Sermon begins at the 1:29 mark after the music
Lay Reader = 1 Thessalonians 2:13-16
13We also constantly give thanks to God for this, that when you received the word of God that you heard from us, you accepted it not as a human word but as what it really is, God’s word, which is also at work in you believers. 14For you, brothers and sisters, became imitators of the churches of God in Christ Jesus that are in Judea, for you suffered the same things from your own compatriots as they did from the Jews, 15who killed both the Lord Jesus and the prophets, and drove us out; they displease God and oppose everyone 16by hindering us from speaking to the Gentiles so that they may be saved. Thus they have constantly been filling up the measure of their sins; but God’s wrath has overtaken them at last.
We are continuing our series looking at Paul’s two letters to the church in Thessalonica. Last week we heard how they were good at imitating Christ with their labor of love, their work of faith, and their steadfastness of hope.
This week we are looking at how the people in the church chose to please God rather than other people. Just to remind you, Paul didn’t get to stay in Thessalonica very long. Shortly after he established the church, he was attacked and driven off by some people in the local Jewish community. The local church thrived after he departed, but they continued to face persecution and opposition from their community. Their faith was not pleasing to their community – in fact, it made other people angry! But listen to what Paul says about God’s opinion of their church.
1 Thessalonians 2:1-12
You yourselves know, brothers and sisters, that our coming to you was not in vain, 2but though we had already suffered and been shamefully mistreated at Philippi, as you know, we had courage in our God to declare to you the gospel of God in spite of great opposition. 3For our appeal does not spring from deceit or impure motives or trickery, 4but just as we have been approved by God to be entrusted with the message of the gospel, even so we speak, not to please mortals, but to please God who tests our hearts. 5As you know and as God is our witness, we never came with words of flattery or with a pretext for greed; 6nor did we seek praise from mortals, whether from you or from others,
7though we might have made demands as apostles of Christ. But we were gentle among you, like a nurse tenderly caring for her own children. 8So deeply do we care for you that we are determined to share with you not only the gospel of God but also our own selves, because you have become very dear to us. 9You remember our labor and toil, brothers and sisters; we worked night and day, so that we might not burden any of you while we proclaimed to you the gospel of God. 10You are witnesses, and God also, how pure, upright, and blameless our conduct was toward you believers. 11As you know, we dealt with each one of you like a father with his children, 12urging and encouraging you and pleading that you lead a life worthy of God, who calls you into his own kingdom and glory.
Pleasing to God
Catherine Booth, the co-founder of The Salvation Army, once said, “Never mind who frowns, if God smiles.” That’s essentially what Paul said to the Thessalonians in this chapter. In our first reading today, we heard how Paul drew a parallel between what the Thessalonians experienced from their community and what the church in Jerusalem experienced from their surrounding community. Both the church in Jerusalem and the church in Thessalonica were despised by their communities. Both churches faced strong opposition – sometimes even threats of harm. Both churches lived in communities that wanted nothing to do with Jesus.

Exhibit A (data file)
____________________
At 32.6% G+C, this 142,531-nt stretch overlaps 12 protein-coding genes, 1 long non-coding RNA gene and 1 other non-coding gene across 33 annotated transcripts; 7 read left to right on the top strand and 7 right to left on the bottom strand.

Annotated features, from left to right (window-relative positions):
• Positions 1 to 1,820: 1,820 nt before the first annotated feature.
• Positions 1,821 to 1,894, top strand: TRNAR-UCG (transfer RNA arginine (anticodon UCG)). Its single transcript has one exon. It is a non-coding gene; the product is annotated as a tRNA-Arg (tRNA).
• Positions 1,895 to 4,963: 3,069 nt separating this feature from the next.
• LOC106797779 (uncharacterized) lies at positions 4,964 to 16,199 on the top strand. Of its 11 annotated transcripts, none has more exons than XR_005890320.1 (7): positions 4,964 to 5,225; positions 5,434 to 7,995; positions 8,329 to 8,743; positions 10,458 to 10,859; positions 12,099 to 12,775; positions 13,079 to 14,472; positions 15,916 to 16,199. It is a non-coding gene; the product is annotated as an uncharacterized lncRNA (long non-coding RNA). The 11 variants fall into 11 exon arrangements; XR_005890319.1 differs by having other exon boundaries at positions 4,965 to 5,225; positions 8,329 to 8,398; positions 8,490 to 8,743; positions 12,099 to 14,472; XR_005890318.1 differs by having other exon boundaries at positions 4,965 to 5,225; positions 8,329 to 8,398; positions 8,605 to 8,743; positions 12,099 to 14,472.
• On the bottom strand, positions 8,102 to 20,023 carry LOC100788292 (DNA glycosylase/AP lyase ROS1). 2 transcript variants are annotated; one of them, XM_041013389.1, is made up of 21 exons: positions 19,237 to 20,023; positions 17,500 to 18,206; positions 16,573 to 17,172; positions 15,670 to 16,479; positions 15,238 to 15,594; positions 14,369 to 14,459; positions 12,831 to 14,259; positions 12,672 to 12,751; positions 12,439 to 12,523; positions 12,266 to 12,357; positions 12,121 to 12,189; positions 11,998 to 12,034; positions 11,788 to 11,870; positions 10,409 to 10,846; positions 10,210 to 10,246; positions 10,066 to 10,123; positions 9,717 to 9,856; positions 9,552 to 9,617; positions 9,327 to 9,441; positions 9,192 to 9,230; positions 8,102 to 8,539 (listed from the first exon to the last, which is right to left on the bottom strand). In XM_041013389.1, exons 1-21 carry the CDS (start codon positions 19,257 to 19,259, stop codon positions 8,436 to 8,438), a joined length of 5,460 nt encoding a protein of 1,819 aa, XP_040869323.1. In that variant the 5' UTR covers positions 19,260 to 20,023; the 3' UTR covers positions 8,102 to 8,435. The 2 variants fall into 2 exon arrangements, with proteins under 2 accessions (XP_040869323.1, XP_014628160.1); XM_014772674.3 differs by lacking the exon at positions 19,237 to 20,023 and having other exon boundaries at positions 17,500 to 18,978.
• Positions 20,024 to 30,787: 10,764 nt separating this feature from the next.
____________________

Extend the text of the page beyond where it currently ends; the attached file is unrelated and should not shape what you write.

Jerusalem felt threatened by Jesus because he overturned the religious assumptions of the priests. Thessalonica felt threatened by Jesus because he challenged the value of several parts of their economy. The rulers also opposed the church in Thessalonica because their loyalty to Jesus surpassed their loyalty to the Roman emperor. That made them a threat to the Roman governors.
So that made their community frown. But did God smile? Well, Paul said in our text today, “we speak, not to please mortals, but to please God who tests our hearts.” He says he doesn’t speak out of flattery. He doesn’t speak to get something out of them. So when he finishes by saying “that you lead a life worthy of God,” he’s speaking the truth.
That phrase sounds a bit weird, doesn’t it? Leading a life “worthy of God?” Is that even possible? Well, that phrase essentially means honoring God with the dignity and respect he deserves.
To illustrate this, imagine that you have an opportunity to meet Conor McGregor. Do you know who he is? Conor McGregor is one of the most famous and infamous people in the Ultimate Fighter Championship. He is a brash Irishman who is known for his devastating punches, his creative trash talk, and his wildly erratic and impulsive behavior away from the octagon. Even if you have no idea who Conor McGregor is, just imagine a brash trash-talking fighter. How might you react if you met Conor McGregor? If Conor McGregor were coming over for dinner, what would you need to do to get your house ready? I’d recommend hiding anything breakable. And anything sharp, too.
Now imagine that, instead of meeting Conor McGregor, you have an opportunity to meet Bill Gates? Or since the British royals have been in the news lately, how about Queen Elizabeth II? If Bill Gates or the British Queen were coming over for dinner, what would you need to do to get your house ready? My guess is that your house is going to look differently for the Queen than it would for Conor McGregor. Am I right? The preparation you might do for the Queen’s visit would be a sign of respect, treating the situation with the dignity it deserves.